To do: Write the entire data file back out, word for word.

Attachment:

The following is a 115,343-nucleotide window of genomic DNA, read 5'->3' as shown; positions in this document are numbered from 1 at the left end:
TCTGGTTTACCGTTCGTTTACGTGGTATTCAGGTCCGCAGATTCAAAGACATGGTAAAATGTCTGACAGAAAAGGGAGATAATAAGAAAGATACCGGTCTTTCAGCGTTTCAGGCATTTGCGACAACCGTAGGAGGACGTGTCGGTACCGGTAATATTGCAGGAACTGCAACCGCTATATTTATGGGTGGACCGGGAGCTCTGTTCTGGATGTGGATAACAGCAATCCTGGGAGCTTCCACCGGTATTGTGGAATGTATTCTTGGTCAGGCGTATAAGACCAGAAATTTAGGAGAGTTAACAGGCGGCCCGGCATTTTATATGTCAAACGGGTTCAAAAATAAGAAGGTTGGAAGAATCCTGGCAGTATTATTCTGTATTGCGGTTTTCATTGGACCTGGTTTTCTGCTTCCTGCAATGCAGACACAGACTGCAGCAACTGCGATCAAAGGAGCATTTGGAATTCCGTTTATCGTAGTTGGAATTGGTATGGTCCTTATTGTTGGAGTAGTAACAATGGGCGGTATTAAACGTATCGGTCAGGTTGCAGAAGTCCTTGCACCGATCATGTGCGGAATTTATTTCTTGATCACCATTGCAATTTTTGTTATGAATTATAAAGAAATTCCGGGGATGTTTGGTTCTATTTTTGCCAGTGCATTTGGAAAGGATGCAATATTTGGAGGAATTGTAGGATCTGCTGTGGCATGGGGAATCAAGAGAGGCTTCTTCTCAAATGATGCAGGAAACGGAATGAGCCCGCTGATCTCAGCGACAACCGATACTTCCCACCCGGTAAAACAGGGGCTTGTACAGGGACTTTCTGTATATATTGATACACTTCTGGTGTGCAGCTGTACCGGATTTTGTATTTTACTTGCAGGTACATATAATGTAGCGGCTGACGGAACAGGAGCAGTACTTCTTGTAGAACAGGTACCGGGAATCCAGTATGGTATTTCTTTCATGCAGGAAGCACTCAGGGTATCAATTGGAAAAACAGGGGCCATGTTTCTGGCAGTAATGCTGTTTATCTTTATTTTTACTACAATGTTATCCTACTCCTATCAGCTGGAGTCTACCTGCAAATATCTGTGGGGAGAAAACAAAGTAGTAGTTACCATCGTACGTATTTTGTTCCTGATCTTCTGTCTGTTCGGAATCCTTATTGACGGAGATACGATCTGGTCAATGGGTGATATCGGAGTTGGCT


The following is a 115,343-nucleotide window of genomic DNA, read 5'->3' as shown; positions in this document are numbered from 1 at the left end:
TCTGGTTTACCGTTCGTTTACGTGGTATTCAGGTCCGCAGATTCAAAGACATGGTAAAATGTCTGACAGAAAAGGGAGATAATAAGAAAGATACCGGTCTTTCAGCGTTTCAGGCATTTGCGACAACCGTAGGAGGACGTGTCGGTACCGGTAATATTGCAGGAACTGCAACCGCTATATTTATGGGTGGACCGGGAGCTCTGTTCTGGATGTGGATAACAGCAATCCTGGGAGCTTCCACCGGTATTGTGGAATGTATTCTTGGTCAGGCGTATAAGACCAGAAATTTAGGAGAGTTAACAGGCGGCCCGGCATTTTATATGTCAAACGGGTTCAAAAATAAGAAGGTTGGAAGAATCCTGGCAGTATTATTCTGTATTGCGGTTTTCATTGGACCTGGTTTTCTGCTTCCTGCAATGCAGACACAGACTGCAGCAACTGCGATCAAAGGAGCATTTGGAATTCCGTTTATCGTAGTTGGAATTGGTATGGTCCTTATTGTTGGAGTAGTAACAATGGGCGGTATTAAACGTATCGGTCAGGTTGCAGAAGTCCTTGCACCGATCATGTGCGGAATTTATTTCTTGATCACCATTGCAATTTTTGTTATGAATTATAAAGAAATTCCGGGGATGTTTGGTTCTATTTTTGCCAGTGCATTTGGAAAGGATGCAATATTTGGAGGAATTGTAGGATCTGCTGTGGCATGGGGAATCAAGAGAGGCTTCTTCTCAAATGATGCAGGAAACGGAATGAGCCCGCTGATCTCAGCGACAACCGATACTTCCCACCCGGTAAAACAGGGGCTTGTACAGGGACTTTCTGTATATATTGATACACTTCTGGTGTGCAGCTGTACCGGATTTTGTATTTTACTTGCAGGTACATATAATGTAGCGGCTGACGGAACAGGAGCAGTACTTCTTGTAGAACAGGTACCGGGAATCCAGTATGGTATTTCTTTCATGCAGGAAGCACTCAGGGTATCAATTGGAAAAACAGGGGCCATGTTTCTGGCAGTAATGCTGTTTATCTTTATTTTTACTACAATGTTATCCTACTCCTATCAGCTGGAGTCTACCTGCAAATATCTGTGGGGAGAAAACAAAGTAGTAGTTACCATCGTACGTATTTTGTTCCTGATCTTCTGTCTGTTCGGAATCCTTATTGACGGAGATACGATCTGGTCAATGGGTGATATCGGAGTTGGCT